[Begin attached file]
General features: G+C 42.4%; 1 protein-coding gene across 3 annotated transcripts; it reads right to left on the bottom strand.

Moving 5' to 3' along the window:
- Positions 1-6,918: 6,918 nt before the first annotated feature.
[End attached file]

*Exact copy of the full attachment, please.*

General features: G+C 42.4%; 1 protein-coding gene across 3 annotated transcripts; it reads right to left on the bottom strand.

Moving 5' to 3' along the window:
- Positions 1-6,918: 6,918 nt before the first annotated feature.